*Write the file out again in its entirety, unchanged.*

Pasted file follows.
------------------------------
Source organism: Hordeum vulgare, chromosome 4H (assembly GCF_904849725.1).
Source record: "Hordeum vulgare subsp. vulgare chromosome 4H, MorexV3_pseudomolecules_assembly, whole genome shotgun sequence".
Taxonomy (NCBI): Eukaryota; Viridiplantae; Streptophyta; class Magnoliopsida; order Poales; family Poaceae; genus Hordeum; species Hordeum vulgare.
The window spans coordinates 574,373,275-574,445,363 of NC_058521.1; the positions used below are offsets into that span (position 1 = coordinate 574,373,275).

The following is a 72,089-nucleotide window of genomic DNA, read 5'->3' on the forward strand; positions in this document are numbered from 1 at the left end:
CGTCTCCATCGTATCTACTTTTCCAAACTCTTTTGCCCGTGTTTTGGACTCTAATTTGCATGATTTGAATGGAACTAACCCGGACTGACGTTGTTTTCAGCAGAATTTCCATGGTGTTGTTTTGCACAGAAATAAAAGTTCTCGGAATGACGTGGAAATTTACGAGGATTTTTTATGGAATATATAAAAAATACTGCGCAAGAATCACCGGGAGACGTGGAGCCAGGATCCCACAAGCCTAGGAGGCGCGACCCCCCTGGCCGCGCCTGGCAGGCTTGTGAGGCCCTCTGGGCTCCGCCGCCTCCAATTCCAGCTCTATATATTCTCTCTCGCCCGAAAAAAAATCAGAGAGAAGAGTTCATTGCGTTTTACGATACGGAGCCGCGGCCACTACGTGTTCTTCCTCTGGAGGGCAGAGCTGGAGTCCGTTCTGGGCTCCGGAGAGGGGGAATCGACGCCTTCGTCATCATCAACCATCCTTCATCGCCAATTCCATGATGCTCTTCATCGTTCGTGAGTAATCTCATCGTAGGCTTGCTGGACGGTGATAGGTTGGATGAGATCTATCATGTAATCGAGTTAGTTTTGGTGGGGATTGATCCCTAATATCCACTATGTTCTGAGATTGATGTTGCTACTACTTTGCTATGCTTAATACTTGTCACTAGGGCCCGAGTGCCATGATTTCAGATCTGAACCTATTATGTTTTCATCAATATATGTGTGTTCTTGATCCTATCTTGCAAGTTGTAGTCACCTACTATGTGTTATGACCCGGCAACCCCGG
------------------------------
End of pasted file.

Source organism: Hordeum vulgare, chromosome 4H (assembly GCF_904849725.1).
Source record: "Hordeum vulgare subsp. vulgare chromosome 4H, MorexV3_pseudomolecules_assembly, whole genome shotgun sequence".
Taxonomy (NCBI): Eukaryota; Viridiplantae; Streptophyta; class Magnoliopsida; order Poales; family Poaceae; genus Hordeum; species Hordeum vulgare.
The window spans coordinates 574,373,275-574,445,363 of NC_058521.1; the positions used below are offsets into that span (position 1 = coordinate 574,373,275).

The following is a 72,089-nucleotide window of genomic DNA, read 5'->3' on the forward strand; positions in this document are numbered from 1 at the left end:
CGTCTCCATCGTATCTACTTTTCCAAACTCTTTTGCCCGTGTTTTGGACTCTAATTTGCATGATTTGAATGGAACTAACCCGGACTGACGTTGTTTTCAGCAGAATTTCCATGGTGTTGTTTTGCACAGAAATAAAAGTTCTCGGAATGACGTGGAAATTTACGAGGATTTTTTATGGAATATATAAAAAATACTGCGCAAGAATCACCGGGAGACGTGGAGCCAGGATCCCACAAGCCTAGGAGGCGCGACCCCCCTGGCCGCGCCTGGCAGGCTTGTGAGGCCCTCTGGGCTCCGCCGCCTCCAATTCCAGCTCTATATATTCTCTCTCGCCCGAAAAAAAATCAGAGAGAAGAGTTCATTGCGTTTTACGATACGGAGCCGCGGCCACTACGTGTTCTTCCTCTGGAGGGCAGAGCTGGAGTCCGTTCTGGGCTCCGGAGAGGGGGAATCGACGCCTTCGTCATCATCAACCATCCTTCATCGCCAATTCCATGATGCTCTTCATCGTTCGTGAGTAATCTCATCGTAGGCTTGCTGGACGGTGATAGGTTGGATGAGATCTATCATGTAATCGAGTTAGTTTTGGTGGGGATTGATCCCTAATATCCACTATGTTCTGAGATTGATGTTGCTACTACTTTGCTATGCTTAATACTTGTCACTAGGGCCCGAGTGCCATGATTTCAGATCTGAACCTATTATGTTTTCATCAATATATGTGTGTTCTTGATCCTATCTTGCAAGTTGTAGTCACCTACTATGTGTTATGACCCGGCAACCCCGG